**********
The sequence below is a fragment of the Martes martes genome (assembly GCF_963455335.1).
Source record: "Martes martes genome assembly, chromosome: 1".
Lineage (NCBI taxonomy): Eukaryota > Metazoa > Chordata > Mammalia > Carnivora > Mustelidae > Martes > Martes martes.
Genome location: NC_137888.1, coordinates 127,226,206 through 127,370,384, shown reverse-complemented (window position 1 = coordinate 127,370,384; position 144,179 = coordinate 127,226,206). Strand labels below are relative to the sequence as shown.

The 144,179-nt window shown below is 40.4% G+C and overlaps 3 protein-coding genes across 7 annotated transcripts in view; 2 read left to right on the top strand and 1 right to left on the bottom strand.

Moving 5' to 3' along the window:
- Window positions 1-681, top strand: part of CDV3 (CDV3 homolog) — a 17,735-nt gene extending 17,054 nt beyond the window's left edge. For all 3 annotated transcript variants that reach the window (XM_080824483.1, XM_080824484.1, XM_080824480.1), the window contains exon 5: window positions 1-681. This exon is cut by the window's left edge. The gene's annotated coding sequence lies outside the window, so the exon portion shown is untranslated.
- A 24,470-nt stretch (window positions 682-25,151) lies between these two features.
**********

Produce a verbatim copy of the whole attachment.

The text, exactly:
The sequence below is a fragment of the Martes martes genome (assembly GCF_963455335.1).
Source record: "Martes martes genome assembly, chromosome: 1".
Lineage (NCBI taxonomy): Eukaryota > Metazoa > Chordata > Mammalia > Carnivora > Mustelidae > Martes > Martes martes.
Genome location: NC_137888.1, coordinates 127,226,206 through 127,370,384, shown reverse-complemented (window position 1 = coordinate 127,370,384; position 144,179 = coordinate 127,226,206). Strand labels below are relative to the sequence as shown.

The 144,179-nt window shown below is 40.4% G+C and overlaps 3 protein-coding genes across 7 annotated transcripts in view; 2 read left to right on the top strand and 1 right to left on the bottom strand.

Moving 5' to 3' along the window:
- Window positions 1-681, top strand: part of CDV3 (CDV3 homolog) — a 17,735-nt gene extending 17,054 nt beyond the window's left edge. For all 3 annotated transcript variants that reach the window (XM_080824483.1, XM_080824484.1, XM_080824480.1), the window contains exon 5: window positions 1-681. This exon is cut by the window's left edge. The gene's annotated coding sequence lies outside the window, so the exon portion shown is untranslated.
- A 24,470-nt stretch (window positions 682-25,151) lies between these two features.